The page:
A group of men living in the riot-hit Muzaffarnagar's relief camps have told investigators that two imams had approached them to join a Lashkar-e-Taiba (LET) module, according to reports.
Two Haryana imams were arrested last month for their suspected links to Lashkar-e-Taiba.
A LeT operative, had allegedly visited relief camps of victims of the Muzaffarnagar communal riots and sought to recruit men.
The men, who recorded their statements, are residents of relief camps in Muzaffarnagar and Shamli. They are believed to have told investigators that the two imams from Mewat -- Hafeez Rashidi and Shahid -- allegedly made numerous visits along with a senior LeT operative, currently on the run, according to the reports.
Three months back Congress vice-president Rahul Gandhi's statement created a lot of controversy after he claimed that Intelligence officers had told him about Pakistan's ISI trying to recruit angry Muslim youth from Muzaffarnagar.
Forty-five people have died in the prosperous sugarcane district of Muzaffarnagar and surrounding areas since clashes erupted between Muslims and majority Hindu Jats - a conservative farming community - in a sign of rising tension between the two groups ahead of general elections due by May. Government officials say 10 of the dead are Hindus.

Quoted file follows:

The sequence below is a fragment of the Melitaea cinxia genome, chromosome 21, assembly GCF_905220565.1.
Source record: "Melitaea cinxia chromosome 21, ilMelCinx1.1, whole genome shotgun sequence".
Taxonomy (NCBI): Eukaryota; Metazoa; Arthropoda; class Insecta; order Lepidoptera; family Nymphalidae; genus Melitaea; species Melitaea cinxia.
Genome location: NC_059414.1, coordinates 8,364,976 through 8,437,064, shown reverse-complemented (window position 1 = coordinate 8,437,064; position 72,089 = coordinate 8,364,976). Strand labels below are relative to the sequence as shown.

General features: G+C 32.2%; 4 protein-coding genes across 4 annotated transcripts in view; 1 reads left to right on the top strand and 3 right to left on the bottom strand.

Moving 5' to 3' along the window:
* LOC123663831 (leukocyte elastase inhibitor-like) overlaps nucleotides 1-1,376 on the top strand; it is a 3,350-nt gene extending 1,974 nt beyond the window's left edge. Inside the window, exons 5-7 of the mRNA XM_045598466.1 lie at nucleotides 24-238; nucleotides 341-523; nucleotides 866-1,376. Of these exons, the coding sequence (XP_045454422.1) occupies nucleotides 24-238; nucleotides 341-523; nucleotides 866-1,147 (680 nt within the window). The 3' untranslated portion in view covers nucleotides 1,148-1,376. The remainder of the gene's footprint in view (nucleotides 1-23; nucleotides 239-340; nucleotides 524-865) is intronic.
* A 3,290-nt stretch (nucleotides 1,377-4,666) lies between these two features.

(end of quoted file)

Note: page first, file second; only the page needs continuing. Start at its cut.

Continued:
The riot-hit victims languish in some 40 schools and mosques that have been converted into relief camps across Muzaffarnagar and neighbouring areas, grateful for the safety in numbers and the three meals of rice and lentils provided daily.
The clashes were triggered on August 27 when a Muslim youth was stabbed to death by two Hindu youths after being accused of sexually harassing their sister. A Muslim mob stoned the two Hindus to death.
In the following days the police failed to deal with the perpetrators, and politicians from various parties gave inflammatory speeches, stoking tension between Hindus and Muslims who, local people say, had lived in this area in relative harmony since independence in 1947.